We all want our new made brother to progress through the offices to the Master’s chair and stay in Freemasonry until age or infirmity prevents it. Surveys by UGLE have identified that a percentage of new made Masons leave because they did not fully realise what they were joining or did not understand what is happening in the ceremonies. We should do everything possible to help them prepare; help them understand; help to get the most from their Masonic experience; and help and support them to develop as Masons and members of our Lodge, our Province and the wider Masonic
May We All Meet Together
Hello again Brethren and I’d like to thank the many who have contacted me with their good wishes and support for this Mentoring Podcast initiative.
In Freemasonry, we often say without much thought. “Happy have we met….
And ….To our next merry Meeting”
and as a Dame Vera has been singing for nearly 80 years and reiterated only recently by her Majesty the Queen, “We’ll meet again…. but, at the moment, we don’t know where and we don’t know when !
During the current COVID crisis, from UGLE to the newest initiate, everyone is doing all they can by way of communication and the dissemination of information. Brethren are probably receiving more emails, texts, and phone calls than they ever have to ensure that no one is being overlooked, missed out or forgotten both socially, physically and financially.
The spirit of brotherhood within Freemasonry is alive and well.
However, if we assume (not unrealistically) that it may be 2021 before private lodges are able to function as before, as a member of the Province’s Recruitment and Membership Strategy Group, our fear is that as this is the first time ever in our long history that we are unable to meet, and as the cement which binds the Lodge together is the regular meeting of its members, there is a real danger that lodges may crumble and that, deprived of regular Masonic activity over a long period of time, some members may cease their membership, having a knock-on effect on lodges and their viability.
So, what can we do to prevent this situation arising?
I know that a number of lodges have already held successful Zoom gatherings; last week my Column Lodge No.5813 held a Zoom 9 o’clock toast. 21 of our 24 members “zoomed in” and whilst I am sure that since lockdown many of us will have communicated with many of those present individually, both over the phone and possibly using FaceTime, what jumped out from the screen was the palpable and almost physical enjoyment that the brethren were having at seeing us all ”meeting” together again.
So, my proposal, which has been submitted to and received the full approval of the PGM, is to support the Districts to provide/facilitate a means whereby as many private lodges, who wish to, can run a Zoom Lodge Meeting with Masonic content that they can use as the focus for the meeting, should they so choose, to reinforce the value of membership, and help maintain Masonic communication, whilst giving benefit to the brethren, as otherwise the meetings would soon become masonically meaningless.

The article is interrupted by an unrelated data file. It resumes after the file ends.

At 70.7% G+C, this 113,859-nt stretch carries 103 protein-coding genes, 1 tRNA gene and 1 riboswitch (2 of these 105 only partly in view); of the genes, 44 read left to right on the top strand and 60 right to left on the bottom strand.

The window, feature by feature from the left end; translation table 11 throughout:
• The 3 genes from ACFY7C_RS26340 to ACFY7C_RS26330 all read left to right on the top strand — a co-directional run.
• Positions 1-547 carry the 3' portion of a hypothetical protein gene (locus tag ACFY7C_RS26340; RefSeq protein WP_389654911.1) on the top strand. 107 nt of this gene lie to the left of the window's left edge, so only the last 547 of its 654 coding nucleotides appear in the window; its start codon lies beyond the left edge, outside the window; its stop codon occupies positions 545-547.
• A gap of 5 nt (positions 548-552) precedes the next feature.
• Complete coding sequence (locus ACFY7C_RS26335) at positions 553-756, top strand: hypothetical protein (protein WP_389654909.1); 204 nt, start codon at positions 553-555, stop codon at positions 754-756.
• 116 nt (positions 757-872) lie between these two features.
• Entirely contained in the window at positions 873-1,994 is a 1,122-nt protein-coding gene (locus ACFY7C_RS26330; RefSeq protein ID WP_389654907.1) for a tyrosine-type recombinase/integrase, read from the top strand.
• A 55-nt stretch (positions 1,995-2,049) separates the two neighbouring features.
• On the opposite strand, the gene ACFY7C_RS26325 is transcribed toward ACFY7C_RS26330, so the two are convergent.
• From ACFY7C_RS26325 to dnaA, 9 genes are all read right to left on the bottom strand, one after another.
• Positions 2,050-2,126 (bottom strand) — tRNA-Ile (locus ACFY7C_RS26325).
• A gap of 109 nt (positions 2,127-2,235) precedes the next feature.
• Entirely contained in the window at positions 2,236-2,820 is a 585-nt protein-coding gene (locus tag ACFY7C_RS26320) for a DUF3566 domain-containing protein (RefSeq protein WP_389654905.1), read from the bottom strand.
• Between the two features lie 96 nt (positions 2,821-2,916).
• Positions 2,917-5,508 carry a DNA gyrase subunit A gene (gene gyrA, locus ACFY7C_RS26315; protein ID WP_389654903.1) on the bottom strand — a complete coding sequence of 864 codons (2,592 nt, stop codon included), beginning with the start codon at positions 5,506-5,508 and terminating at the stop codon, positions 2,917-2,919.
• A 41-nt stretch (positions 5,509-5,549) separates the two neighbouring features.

We have been given access to a growing list of easy to download podcasts that can be used to provide a focus for a private lodge to use in any of the designated 3 degrees and this has also been extended to the Royal Arch.
Using the team of District Mentors and other volunteers, we are offering private lodges the opportunity of holding Zoom meetings on their normal Lodge evenings which will incorporate Masonic Podcast material of their choice. This would be provided to the Lodge Secretary for his further distribution to the Lodge members. This practice could also be continued through the summer months.
The podcast would only be available to the Lodge and its members on that night, but could form the focus to enable the members to see and meet with each other via Zoom – and again we would facilitate these Zoom conference meeting in the (increasingly unlikely) event that one or more of the Lodge members did not have the IT know-how to do so themselves.
The onus to use this facility is with the lodges and no pressure is being put on any Lodge to follow this format.
This communication is being sent to every brother in the Province via his district team and Lodge Secretary. I hope that Lodge Worshipful Masters, Secretaries and as many members as possible will discuss this initiative, and if you want to “give it a go” please contact your District Mentor or me directly for further information and hopefully to set up your next Zoom Lodge Podcast Meeting
I know we’ll all meet again. Brethren, hopefully, “… Some sunny day “.
And thank you for listening!
Jo Glass | Provincial Grand Mentor | May 2020